[code][quote]"...your identiy should come from soemthing you take pride in.  It shouldn't be something that just sets you apart form other people, it should be one of those things that, you know, people generally understand is a good thing, soemthing we all share, rather than what separates us.[/quote][/code]
.

I made a grand mistake working with middle schoolers. I used a college exercise (Vargas' Hispanic test) to "celebrate" what we had as a class. The students were kind and I felt like all went well, but there was an undercurrent I still feel today from a few. AFter discussing the event with a mentor-type, consultant professor, I have learned that middle schoolers do not like to have their differences pointed out to them--especially by others of different groups. What they want most earnestly is to know what we all share, how we fit together as a whole.

This has changed how I see and work with others--just look for what we share. Look for ways to reach out as a whole to do great things.

It is an interesting life.


Sat Feb 03, 2007 5:53 pm
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That's a great question Alisa. How do we truly understand our students if we don't know what its like to be them and walk in their shoes? There is no way for us to truly experience everything that our students live through and just a day in the life is not enough as you explained with mother. I think it is possible for us to experience more if we want to, b/c sitting and watching a video on diversity is not enough. I think doing cultural plunges like we did in Vargas' class is an excellent way to expand our knowledge. I need to seek out more opportunities like these, b/c they are there if I try harder.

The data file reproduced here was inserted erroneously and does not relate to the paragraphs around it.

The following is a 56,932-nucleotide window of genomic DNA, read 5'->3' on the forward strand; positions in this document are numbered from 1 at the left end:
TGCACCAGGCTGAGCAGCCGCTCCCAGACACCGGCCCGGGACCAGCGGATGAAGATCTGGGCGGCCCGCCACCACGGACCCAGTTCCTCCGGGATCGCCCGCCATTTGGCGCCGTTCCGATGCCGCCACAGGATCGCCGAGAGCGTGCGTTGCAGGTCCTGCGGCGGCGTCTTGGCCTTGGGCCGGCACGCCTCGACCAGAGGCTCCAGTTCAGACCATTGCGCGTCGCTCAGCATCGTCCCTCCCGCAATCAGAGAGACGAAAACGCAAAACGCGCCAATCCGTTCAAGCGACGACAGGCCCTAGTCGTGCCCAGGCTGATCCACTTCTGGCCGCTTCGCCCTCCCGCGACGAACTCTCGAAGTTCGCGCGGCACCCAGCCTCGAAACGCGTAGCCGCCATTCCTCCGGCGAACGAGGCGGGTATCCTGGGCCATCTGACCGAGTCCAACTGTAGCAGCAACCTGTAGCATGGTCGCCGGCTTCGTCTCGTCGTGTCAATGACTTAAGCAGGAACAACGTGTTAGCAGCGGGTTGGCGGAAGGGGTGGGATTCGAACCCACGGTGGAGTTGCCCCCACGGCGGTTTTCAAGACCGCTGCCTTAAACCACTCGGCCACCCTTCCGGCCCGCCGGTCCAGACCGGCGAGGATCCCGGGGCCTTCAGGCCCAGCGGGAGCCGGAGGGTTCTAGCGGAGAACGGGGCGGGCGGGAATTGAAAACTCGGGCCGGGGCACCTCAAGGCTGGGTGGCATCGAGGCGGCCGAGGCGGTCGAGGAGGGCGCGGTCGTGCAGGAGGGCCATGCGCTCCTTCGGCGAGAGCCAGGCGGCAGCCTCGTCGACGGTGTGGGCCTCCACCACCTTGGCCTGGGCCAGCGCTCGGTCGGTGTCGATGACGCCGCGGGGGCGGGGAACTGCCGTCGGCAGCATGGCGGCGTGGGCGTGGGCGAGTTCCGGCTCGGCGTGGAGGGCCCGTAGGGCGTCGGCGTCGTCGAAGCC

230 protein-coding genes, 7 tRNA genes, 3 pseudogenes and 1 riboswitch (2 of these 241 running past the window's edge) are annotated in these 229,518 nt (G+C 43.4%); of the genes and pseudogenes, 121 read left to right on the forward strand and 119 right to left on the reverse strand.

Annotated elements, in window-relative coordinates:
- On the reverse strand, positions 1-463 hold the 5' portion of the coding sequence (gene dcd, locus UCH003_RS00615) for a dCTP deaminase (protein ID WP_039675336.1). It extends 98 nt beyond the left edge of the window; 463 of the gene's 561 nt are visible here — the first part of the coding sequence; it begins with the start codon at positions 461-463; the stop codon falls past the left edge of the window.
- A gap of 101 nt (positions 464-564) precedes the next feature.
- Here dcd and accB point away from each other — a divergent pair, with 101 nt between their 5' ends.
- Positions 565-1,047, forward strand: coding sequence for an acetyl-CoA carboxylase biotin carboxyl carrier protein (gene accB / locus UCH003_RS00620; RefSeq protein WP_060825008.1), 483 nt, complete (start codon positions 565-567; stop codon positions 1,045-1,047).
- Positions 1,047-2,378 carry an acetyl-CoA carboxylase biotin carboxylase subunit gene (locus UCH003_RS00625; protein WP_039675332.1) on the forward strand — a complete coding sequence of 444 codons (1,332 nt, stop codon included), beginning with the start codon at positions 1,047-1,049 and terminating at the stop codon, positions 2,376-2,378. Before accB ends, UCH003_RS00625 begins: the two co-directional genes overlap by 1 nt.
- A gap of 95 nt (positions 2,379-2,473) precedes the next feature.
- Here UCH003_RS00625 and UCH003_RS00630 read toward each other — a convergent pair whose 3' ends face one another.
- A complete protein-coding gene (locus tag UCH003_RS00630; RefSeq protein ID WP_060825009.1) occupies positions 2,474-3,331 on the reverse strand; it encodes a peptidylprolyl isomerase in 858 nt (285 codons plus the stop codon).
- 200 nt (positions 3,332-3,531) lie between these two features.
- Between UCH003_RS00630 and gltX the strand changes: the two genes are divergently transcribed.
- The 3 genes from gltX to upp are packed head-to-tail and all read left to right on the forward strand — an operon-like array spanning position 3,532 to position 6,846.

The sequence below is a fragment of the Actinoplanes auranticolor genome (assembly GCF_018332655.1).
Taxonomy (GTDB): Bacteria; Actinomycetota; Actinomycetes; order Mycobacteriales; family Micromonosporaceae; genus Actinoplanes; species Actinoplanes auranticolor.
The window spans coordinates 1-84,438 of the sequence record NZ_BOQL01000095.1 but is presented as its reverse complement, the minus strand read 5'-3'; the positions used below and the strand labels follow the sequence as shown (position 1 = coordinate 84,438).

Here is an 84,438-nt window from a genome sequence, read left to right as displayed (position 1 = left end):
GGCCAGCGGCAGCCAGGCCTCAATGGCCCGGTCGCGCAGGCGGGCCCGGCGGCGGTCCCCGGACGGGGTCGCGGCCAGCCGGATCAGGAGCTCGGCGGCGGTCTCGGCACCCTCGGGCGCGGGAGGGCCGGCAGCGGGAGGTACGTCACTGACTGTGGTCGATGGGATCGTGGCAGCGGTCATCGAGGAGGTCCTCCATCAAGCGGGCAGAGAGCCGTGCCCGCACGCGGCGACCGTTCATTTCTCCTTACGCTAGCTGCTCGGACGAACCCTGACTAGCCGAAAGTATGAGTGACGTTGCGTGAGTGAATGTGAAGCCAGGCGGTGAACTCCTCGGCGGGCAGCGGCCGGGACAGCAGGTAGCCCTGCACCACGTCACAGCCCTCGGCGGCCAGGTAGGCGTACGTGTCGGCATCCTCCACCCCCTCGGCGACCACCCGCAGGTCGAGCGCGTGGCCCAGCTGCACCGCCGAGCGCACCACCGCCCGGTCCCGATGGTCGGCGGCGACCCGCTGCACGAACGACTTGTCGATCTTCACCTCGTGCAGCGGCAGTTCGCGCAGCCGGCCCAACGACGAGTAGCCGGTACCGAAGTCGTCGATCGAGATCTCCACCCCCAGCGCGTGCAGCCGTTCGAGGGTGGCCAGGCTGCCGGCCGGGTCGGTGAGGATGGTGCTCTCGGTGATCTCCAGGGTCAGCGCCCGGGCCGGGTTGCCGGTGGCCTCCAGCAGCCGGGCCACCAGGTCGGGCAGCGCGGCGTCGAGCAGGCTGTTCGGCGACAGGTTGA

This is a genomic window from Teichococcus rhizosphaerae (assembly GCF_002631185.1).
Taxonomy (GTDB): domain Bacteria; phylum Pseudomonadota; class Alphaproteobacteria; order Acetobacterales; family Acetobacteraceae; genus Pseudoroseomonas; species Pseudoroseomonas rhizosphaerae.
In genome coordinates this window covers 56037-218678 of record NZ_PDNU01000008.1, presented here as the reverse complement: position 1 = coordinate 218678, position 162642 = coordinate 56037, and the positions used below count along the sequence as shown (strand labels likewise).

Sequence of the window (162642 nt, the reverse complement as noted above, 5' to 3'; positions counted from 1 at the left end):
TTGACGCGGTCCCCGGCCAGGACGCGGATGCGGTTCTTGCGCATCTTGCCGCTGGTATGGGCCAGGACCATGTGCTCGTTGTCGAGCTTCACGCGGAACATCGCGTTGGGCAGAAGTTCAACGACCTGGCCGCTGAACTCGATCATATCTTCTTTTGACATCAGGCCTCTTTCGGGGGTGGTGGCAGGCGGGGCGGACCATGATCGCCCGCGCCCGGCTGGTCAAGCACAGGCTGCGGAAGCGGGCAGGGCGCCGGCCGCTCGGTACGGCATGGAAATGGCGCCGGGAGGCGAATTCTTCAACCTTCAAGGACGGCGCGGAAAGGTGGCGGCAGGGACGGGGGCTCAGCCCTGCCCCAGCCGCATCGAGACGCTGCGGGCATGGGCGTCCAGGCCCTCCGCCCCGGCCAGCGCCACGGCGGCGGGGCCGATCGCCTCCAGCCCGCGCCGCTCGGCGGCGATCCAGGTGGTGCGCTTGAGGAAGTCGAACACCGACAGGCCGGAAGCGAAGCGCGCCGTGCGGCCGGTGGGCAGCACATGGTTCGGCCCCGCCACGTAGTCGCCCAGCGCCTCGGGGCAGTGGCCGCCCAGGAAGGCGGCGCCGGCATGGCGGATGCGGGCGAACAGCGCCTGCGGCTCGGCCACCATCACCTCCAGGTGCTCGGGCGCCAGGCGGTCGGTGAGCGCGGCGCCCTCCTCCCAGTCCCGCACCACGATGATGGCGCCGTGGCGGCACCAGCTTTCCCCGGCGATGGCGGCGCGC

Sun Feb 18, 2007 6:45 pm
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I agree that it is hard for us to know what the stories of others are if we are not willing to engage in this sort of dialogue. I am always interested in learning about different cultures..... I wish that every future teacher would be required to take a course like Dr. Vargas's course on Multi-cultural education. Why can't we have a course in high school about learning about different cultures. We have a course in world history, but I don't think that the teachers get to discuss the "real world" issues confronting us today. Wouldn't our world be a better place. I think it would benefit all who are willing to learn more about each other.

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Chris McKay

"Our progress as a nation can be no swifter
than our progress in education." -JFK


Sun Mar 25, 2007 11:07 pm
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In response to Chris's question as to why we can't have a course in high school on cultures...
1. It is not tested
2. Most students are not interested or mature enough to truly "get it"

I think it is a great idea to teach these things in high school and earlier, which can be worked into some curriculums...

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Leigh Anne Frye


Tue Mar 27, 2007 3:33 pm